View of the National Center for Atmospheric Research, on the mesa, in a photograph commissioned by M+ in 2021.
© Naho Kubota

Pei also often said that “architecture follows art,” and was particularly influenced by cubism, an artistic movement exploring time and space that was practiced in the early 20th century by Pablo Picasso, Georges Braque, and the sculptor Jacques Lipchitz, among others. This influence is apparent in the laboratory at the National Center for Atmospheric Research in Boulder, Colo., and at the Everson Museum of Art in Syracuse, N.Y. “Those two buildings, if you look at them, have a play of solid and void, which are very cubistic,” Sandi says.

Yet Sandi argues that his father didn’t have a specific architectural style. Geometry may have been a consistent feature to his work, but his projects always were designed in response to their intended site. The resulting structure emerged as almost inevitable, he says. “It just was the right solution.”

Pei also intended his buildings “not only to be themselves a magnet for life,” but also to influence the area where they existed. “He never felt that a building stood alone,” Sandi says. “Urban design, urban planning, was a very important part of his approach to architecture, always.”

After he closed his own firm to supposedly “retire” in the early 1990s, Pei worked alongside Sandi and his older brother, Chien Chung (Didi) Pei, who died late last year, at PEI Architects, formerly Pei Partnership Architects. Pei would work on his own projects, with their assistance, and would guide his sons, too. The firm had substantial involvement in the Museum of Islamic Art, among other initiatives, for instance, Sandi says.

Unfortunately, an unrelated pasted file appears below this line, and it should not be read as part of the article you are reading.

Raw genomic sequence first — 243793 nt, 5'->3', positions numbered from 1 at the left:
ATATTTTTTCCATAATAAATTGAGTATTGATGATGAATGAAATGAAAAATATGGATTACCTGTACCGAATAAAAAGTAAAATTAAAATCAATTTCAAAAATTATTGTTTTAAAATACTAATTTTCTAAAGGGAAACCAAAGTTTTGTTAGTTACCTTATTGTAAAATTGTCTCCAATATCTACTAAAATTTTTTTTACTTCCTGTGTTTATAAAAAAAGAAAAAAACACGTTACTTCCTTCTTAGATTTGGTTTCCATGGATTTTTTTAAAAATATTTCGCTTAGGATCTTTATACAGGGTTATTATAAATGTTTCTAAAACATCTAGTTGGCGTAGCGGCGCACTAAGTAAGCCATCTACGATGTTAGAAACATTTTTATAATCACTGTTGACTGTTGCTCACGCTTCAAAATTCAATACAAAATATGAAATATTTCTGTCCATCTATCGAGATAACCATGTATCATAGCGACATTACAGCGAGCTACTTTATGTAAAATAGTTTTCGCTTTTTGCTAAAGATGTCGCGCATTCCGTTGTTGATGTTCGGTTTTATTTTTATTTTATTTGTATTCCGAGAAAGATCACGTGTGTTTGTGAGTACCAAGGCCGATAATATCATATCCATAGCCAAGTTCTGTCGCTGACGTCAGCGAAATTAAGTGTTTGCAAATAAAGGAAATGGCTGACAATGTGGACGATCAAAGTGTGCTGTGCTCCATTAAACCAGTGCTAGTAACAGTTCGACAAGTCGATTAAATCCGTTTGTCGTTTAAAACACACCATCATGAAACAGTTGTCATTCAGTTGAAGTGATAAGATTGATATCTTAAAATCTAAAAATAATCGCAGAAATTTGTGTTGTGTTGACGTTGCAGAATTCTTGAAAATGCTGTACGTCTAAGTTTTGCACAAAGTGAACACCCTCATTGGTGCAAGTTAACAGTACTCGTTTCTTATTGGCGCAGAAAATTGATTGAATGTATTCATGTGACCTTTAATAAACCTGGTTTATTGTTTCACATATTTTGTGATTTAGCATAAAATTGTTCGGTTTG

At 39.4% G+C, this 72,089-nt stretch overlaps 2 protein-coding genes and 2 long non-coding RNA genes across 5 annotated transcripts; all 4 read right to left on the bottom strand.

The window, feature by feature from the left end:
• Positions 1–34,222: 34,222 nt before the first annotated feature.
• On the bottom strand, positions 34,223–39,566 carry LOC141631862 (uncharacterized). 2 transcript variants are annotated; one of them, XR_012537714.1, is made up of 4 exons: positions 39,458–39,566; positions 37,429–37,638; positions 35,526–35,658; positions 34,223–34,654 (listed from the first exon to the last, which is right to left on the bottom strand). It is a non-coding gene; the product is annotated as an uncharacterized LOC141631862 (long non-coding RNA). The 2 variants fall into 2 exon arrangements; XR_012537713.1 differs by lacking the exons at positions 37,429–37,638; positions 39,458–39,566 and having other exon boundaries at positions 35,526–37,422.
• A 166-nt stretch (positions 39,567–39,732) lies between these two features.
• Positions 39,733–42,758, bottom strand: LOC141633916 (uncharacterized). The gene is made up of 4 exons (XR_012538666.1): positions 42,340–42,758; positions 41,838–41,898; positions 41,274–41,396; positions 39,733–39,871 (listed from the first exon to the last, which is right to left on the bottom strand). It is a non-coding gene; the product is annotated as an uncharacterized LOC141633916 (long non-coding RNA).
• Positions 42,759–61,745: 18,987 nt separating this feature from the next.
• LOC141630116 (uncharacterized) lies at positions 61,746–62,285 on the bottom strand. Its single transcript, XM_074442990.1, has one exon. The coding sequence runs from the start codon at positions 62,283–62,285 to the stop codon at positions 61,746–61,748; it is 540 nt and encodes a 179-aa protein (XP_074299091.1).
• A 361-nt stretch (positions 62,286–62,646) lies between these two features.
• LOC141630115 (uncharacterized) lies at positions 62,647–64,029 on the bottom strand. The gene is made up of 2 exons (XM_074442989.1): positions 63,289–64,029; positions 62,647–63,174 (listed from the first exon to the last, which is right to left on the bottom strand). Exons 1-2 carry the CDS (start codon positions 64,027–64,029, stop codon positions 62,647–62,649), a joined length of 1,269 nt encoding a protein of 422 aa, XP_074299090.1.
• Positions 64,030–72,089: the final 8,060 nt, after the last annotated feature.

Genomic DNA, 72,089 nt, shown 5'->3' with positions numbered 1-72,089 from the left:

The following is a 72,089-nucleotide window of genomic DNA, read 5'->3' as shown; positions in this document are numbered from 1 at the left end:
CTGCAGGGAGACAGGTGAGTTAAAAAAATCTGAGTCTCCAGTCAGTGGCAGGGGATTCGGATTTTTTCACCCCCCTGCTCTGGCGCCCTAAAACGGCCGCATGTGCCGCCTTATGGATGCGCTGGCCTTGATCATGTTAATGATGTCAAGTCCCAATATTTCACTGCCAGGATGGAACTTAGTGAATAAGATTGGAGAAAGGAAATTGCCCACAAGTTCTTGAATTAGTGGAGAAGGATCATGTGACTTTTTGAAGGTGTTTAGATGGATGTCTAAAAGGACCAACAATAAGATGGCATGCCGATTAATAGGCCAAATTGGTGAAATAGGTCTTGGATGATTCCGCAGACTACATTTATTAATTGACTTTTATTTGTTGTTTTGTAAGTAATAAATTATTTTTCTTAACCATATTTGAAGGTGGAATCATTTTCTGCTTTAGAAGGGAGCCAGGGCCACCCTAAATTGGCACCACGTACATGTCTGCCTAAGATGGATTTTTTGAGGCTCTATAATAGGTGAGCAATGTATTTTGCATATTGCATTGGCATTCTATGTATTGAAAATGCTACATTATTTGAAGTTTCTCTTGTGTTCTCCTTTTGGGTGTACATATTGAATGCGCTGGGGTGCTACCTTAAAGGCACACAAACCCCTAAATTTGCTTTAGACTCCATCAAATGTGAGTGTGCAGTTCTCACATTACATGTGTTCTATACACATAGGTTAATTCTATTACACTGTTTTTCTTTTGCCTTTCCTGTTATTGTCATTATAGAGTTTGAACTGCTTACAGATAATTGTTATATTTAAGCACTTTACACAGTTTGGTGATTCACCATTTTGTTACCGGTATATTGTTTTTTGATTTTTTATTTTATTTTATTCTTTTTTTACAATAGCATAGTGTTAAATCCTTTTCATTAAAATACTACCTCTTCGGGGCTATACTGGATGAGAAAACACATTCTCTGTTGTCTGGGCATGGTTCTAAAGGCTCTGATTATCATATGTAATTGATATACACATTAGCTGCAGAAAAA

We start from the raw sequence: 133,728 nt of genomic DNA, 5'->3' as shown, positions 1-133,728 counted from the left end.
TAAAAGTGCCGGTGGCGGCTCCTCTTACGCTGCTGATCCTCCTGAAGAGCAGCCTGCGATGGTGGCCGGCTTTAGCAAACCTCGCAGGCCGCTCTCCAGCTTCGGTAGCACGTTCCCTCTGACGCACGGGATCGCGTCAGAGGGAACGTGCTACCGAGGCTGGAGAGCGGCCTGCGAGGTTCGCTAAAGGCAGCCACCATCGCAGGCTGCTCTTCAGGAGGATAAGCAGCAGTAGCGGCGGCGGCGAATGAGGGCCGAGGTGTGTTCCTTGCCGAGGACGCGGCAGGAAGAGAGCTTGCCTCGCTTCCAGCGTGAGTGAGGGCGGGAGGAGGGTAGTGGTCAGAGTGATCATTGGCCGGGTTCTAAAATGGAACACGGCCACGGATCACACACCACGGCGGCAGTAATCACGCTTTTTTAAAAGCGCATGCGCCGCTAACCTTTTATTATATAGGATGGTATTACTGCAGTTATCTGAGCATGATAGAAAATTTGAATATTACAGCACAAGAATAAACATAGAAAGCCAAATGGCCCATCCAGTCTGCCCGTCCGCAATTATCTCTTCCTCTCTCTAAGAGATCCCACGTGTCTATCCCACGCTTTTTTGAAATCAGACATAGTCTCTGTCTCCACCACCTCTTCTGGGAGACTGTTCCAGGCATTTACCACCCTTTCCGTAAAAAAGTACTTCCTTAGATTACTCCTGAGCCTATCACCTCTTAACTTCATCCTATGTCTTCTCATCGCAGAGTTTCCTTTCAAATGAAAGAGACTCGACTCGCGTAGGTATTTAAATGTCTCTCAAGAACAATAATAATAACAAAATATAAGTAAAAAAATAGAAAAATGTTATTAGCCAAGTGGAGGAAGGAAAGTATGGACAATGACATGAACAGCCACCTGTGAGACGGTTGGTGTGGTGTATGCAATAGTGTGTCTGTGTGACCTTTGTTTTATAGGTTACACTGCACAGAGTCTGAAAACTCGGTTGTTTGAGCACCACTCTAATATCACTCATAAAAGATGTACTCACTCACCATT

Working with his father was fun, he says. In starting a project, Pei was often deliberately vague about his intentions. The structure would coalesce “through a process of dialogue and sketches and sometimes just having lunch over a bottle of wine,” Sandi says. “He was able to draw from each of us who was working on the project our best efforts to help to guide [it] to some kind of form.”

The M+ retrospective, which will run through Jan. 5, is divided into six areas of focus, from Pei’s upbringing and education through to his work in real estate and urban redevelopment, art and civic projects, to how he reinterpreted history through design.

Sandi, who will participate in a free public discussion moderated by exhibition co-curator Shirley Surya on the day it opens, is interested “in the opportunity to look at my father anew and to see his work in a different light now that it’s over, his last buildings are complete. You can take a full assessment of his career.”

And, he says, “I’m excited for other people to become familiar with his life.”